The first one, called Noob Guide, contains definitions of various hacking terms, basic information on main elements of Python programming language and HTML and explains users how to use some hacking tools like DDoS attacks, password cracking as well as man-in-the-middle attacks to fight against militants online.
The second manual, a "Reporter Guide", gives a thorough explanation on how to set up so-called reporter bot, a software app allowing tracking ISIL Twitter users, even if they change their usernames regularly.
While the publication of guides did not garner any response by ISIL militants openly, it caused some waves within the extremist group, according to Softpedia. Hackers obtained the terror group’s internal correspondence, where militants were discussing the methods of preventing their internet sources from being compromised.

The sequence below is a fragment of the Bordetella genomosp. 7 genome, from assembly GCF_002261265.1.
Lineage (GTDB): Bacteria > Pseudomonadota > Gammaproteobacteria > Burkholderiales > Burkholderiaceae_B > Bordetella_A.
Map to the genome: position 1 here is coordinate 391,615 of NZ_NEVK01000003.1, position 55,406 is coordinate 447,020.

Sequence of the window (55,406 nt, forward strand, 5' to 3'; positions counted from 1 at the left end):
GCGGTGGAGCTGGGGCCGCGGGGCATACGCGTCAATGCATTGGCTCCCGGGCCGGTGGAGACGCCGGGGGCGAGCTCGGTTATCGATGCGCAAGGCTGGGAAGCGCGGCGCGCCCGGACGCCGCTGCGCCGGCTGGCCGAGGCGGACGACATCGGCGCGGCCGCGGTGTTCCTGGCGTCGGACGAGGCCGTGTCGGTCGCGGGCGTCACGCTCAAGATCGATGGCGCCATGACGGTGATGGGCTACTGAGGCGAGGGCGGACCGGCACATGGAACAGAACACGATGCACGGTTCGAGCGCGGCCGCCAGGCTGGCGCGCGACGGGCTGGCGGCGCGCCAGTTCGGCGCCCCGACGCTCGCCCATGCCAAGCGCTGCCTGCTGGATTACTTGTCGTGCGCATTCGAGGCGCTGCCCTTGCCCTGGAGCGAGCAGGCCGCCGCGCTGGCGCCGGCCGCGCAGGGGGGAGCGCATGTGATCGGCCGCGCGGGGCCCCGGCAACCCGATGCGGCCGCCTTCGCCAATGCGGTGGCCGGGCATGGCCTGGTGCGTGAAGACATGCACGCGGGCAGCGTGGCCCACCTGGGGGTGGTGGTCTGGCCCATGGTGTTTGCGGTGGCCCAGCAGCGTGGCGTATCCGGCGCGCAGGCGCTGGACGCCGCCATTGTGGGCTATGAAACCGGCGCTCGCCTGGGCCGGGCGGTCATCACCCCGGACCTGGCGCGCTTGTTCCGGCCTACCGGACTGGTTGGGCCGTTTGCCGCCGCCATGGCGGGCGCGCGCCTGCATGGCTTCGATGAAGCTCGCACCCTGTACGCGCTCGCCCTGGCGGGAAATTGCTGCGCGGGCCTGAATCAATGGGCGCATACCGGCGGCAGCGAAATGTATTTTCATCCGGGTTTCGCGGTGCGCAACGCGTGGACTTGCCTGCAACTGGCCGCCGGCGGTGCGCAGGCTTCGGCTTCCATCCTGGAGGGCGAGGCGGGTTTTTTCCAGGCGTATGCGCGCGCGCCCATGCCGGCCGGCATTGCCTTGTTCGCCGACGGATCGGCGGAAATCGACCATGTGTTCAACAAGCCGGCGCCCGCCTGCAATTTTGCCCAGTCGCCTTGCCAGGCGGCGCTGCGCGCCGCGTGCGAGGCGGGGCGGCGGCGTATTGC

The measures among others included those like not "talk[ing] to strangers" on Twitter and Telegram and not opening links from unknown sources. As some hackers pointed out, those steps proposed by jihadists for boosting extremist group’s web security, appear to show ISIL members’ lack of cyber skills.
What is more interesting is that ISIL members, while sharing mail with tips on how to improve their web presence’s security, have called Anonymous activists "idiots."
So far, hackers have taken down 5,500 ISIL members’ Twitter accounts and created a website, where people could search or contribute to their database of known ISIS members.